When I met other family members in Wiki the first thing I noticed was that almost all of them were visibly Aboriginal. They looked like me. The brown sheep of the family found his matching flock. They mentioned that my gram was always a bit different from the rest, reserved, introverted and kept to just her immediate family. When her mother passed away when she was at St. Joseph’s, she returned to Wiki to assist her family. My cousins noticed that she had changed. She was even more distant compared to before.

She learned how to sew while she was a student at St. Joseph’s Residential School for girls in Spanish. She would later work for numerous dress stores and had an extensive list of clientele in Sault Ste. Marie. She was raised Catholic and the school in Spanish was run by the Roman Catholic Church. I discovered that my grandmother knew her traditional language, but had forgotten it after years of being in Residential School. She had a sister at St. Joseph’s, but she had passed away after falling ill. Yet in contrast to hearing so many horror stories that happened within these schools, my grandmother’s story was one of gratitude and of personal growth.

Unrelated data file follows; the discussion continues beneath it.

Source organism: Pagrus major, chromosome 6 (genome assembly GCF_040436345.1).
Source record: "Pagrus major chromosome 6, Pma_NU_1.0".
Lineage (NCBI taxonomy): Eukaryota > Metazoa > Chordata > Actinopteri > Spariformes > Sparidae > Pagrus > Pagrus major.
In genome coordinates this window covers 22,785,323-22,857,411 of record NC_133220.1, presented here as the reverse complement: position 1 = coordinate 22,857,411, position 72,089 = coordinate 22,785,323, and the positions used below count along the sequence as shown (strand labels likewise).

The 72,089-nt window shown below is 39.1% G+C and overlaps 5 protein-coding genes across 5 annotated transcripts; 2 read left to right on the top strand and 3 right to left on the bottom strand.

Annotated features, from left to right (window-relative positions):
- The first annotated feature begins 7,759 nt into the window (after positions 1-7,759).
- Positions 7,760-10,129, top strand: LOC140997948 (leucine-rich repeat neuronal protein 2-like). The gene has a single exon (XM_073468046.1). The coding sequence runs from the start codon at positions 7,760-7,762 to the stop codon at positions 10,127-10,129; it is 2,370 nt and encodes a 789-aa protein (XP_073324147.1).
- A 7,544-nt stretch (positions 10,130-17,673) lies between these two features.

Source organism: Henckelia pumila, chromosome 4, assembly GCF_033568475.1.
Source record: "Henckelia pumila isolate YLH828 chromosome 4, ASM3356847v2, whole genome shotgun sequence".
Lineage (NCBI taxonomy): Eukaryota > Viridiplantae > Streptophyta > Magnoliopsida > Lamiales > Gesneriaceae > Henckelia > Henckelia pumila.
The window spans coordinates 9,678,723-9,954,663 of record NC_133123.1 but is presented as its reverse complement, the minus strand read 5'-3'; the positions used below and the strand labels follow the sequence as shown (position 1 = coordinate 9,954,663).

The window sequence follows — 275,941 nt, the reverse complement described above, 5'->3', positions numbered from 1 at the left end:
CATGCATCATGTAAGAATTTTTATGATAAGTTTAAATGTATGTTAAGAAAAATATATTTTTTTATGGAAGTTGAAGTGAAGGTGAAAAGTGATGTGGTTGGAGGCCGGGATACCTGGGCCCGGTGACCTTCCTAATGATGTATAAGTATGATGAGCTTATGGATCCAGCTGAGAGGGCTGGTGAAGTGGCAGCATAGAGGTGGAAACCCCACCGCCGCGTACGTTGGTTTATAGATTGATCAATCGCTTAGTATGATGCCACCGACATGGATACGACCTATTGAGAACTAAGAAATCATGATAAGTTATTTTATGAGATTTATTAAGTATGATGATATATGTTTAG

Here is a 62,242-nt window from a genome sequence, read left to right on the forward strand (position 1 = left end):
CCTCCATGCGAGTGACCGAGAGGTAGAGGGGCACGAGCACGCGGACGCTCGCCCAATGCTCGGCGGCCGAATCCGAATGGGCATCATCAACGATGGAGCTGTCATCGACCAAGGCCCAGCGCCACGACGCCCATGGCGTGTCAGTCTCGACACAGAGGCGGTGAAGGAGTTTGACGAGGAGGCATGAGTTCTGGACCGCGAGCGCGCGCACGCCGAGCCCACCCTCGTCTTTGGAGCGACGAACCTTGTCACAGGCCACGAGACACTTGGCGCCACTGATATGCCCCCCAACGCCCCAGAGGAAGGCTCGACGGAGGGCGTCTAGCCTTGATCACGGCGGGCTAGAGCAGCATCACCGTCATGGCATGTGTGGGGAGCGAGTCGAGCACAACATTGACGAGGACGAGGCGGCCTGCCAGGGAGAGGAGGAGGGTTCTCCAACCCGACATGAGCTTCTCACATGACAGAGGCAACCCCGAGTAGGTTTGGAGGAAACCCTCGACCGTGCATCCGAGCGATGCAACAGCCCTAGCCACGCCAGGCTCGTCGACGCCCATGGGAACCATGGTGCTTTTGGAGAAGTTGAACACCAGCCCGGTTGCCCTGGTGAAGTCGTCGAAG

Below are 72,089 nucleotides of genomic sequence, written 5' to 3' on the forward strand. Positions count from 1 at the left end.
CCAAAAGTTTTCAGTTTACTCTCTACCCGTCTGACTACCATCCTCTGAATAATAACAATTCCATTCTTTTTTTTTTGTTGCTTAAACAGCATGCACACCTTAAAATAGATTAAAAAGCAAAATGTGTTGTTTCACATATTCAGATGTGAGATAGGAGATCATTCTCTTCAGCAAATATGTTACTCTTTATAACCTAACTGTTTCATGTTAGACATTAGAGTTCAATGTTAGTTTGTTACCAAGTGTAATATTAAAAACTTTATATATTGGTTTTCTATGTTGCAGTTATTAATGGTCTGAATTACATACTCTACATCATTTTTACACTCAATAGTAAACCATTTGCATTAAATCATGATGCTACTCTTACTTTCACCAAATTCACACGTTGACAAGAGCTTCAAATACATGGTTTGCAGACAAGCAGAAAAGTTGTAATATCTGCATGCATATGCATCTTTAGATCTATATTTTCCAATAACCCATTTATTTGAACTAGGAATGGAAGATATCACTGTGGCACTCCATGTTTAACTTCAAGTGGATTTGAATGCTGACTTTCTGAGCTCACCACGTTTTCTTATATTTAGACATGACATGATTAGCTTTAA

She wondered why people always complained about the school – perhaps because she had never faced the treatment that other students were a part of. She worked as a seamstress later on in life and was grateful that the school taught her how to sew since she developed her trade there. Some of her fond memories there included playing baseball with her sister and sending notes to her brother Morris by hiding them in the brim of the Father’s hat. When her mother passed away, she returned to Wiki to help with her family. She left behind the residential school she spent most of her childhood growing up at.